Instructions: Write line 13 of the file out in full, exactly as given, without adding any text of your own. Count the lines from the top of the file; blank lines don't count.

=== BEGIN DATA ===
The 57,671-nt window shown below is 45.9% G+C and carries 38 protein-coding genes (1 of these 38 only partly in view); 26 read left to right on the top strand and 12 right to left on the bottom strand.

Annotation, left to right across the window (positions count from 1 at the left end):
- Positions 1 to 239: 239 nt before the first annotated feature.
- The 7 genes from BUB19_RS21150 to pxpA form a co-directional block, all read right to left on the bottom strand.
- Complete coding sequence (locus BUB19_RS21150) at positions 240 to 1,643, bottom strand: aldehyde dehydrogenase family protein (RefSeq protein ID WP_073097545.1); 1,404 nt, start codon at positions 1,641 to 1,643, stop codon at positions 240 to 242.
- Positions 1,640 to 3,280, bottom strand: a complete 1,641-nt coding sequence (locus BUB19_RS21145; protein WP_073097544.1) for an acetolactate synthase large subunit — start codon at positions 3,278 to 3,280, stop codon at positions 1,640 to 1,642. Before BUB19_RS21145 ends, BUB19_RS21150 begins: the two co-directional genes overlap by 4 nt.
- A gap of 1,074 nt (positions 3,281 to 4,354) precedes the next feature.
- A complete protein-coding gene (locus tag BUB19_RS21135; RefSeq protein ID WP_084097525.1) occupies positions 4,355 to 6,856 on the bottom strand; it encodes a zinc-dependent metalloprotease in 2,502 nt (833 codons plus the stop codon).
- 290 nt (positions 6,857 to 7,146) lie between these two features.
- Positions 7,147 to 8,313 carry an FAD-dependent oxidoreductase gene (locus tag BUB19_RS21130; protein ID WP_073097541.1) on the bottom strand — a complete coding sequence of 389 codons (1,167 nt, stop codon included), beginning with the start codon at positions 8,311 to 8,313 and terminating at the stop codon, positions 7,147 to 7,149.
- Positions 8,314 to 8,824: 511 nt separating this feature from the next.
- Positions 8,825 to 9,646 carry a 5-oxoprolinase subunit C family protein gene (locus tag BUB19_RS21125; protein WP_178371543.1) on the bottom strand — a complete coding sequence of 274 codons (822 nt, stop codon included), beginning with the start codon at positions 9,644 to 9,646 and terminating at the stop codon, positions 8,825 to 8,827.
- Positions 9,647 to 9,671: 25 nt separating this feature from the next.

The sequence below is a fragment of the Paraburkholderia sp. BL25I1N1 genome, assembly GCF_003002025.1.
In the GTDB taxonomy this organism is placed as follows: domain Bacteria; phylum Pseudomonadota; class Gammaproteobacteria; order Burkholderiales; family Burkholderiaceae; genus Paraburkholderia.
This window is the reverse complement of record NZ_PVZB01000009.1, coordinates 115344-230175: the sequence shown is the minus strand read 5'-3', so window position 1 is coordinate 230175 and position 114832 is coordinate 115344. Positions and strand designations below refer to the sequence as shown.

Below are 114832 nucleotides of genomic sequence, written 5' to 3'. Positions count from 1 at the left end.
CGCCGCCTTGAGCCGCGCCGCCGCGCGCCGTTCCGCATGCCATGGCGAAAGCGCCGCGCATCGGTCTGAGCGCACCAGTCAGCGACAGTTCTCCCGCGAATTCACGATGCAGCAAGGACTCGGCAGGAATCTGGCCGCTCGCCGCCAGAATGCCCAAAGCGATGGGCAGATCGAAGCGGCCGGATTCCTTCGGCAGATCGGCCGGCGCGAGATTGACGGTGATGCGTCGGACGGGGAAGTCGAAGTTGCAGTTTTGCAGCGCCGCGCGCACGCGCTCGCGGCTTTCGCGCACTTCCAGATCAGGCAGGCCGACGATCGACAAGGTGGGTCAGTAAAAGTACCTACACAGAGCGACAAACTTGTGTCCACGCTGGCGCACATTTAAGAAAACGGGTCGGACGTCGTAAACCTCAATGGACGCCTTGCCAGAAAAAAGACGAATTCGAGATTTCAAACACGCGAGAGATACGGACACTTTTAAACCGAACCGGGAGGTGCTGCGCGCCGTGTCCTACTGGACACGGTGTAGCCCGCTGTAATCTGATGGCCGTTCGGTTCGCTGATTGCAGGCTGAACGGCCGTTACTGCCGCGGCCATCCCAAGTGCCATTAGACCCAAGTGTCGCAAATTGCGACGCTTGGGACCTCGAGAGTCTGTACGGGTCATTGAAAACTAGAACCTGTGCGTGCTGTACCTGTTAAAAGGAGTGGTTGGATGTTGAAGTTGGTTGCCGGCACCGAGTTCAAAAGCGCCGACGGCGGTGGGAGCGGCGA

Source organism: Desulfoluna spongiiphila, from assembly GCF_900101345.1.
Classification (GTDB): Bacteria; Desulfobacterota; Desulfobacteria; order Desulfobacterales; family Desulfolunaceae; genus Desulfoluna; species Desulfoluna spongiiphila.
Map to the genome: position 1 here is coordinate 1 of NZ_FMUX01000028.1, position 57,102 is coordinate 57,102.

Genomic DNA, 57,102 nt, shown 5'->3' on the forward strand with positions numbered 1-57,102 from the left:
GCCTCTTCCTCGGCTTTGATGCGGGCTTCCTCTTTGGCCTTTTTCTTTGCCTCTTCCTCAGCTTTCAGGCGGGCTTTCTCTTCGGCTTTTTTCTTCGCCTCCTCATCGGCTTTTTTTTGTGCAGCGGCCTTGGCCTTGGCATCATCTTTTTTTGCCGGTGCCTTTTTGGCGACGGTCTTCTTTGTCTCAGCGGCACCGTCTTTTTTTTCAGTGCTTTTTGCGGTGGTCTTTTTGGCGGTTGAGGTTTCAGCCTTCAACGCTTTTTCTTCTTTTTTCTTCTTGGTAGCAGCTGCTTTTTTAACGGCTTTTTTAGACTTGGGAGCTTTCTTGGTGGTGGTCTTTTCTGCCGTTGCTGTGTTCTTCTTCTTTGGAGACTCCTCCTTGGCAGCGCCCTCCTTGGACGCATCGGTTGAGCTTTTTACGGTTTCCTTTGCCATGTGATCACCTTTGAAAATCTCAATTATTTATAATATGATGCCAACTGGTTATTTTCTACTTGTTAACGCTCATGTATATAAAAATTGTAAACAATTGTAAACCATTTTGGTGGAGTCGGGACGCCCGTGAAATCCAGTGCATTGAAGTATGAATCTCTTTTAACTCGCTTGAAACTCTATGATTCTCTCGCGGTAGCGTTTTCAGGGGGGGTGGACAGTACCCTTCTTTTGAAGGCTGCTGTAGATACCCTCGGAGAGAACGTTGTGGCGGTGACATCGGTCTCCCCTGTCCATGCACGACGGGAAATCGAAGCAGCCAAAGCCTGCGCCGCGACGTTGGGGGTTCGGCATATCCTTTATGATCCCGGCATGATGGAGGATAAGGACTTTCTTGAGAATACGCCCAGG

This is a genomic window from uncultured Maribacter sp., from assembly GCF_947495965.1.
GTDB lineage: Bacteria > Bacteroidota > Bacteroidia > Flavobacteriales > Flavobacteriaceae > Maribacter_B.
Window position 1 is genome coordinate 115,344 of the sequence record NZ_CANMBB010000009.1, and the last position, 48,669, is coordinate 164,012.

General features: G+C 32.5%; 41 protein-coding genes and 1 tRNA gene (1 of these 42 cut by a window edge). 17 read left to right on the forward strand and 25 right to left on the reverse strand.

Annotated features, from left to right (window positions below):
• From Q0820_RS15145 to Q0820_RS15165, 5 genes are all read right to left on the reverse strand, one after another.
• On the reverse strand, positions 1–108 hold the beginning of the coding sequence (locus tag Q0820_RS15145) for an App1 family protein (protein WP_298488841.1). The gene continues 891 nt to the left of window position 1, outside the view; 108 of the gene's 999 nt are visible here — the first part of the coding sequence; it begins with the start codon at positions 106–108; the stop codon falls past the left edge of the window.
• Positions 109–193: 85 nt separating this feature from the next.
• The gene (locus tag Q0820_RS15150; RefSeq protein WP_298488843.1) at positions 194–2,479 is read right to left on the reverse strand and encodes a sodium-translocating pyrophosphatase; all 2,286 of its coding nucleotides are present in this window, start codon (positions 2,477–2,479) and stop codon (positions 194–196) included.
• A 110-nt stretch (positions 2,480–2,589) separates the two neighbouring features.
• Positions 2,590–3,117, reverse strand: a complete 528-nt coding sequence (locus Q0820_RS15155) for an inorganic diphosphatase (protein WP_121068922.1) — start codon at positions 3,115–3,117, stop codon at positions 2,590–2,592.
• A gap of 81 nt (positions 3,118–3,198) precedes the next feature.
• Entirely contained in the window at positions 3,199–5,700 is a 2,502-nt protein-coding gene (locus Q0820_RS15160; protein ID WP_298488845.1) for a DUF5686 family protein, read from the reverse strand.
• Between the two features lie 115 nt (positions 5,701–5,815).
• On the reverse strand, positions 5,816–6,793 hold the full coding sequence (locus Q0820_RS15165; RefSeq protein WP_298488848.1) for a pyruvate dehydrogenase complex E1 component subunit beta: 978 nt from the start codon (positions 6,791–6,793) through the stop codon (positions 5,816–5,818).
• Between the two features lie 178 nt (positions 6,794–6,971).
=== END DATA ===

- Positions 9,647 to 9,671: 25 nt separating this feature from the next.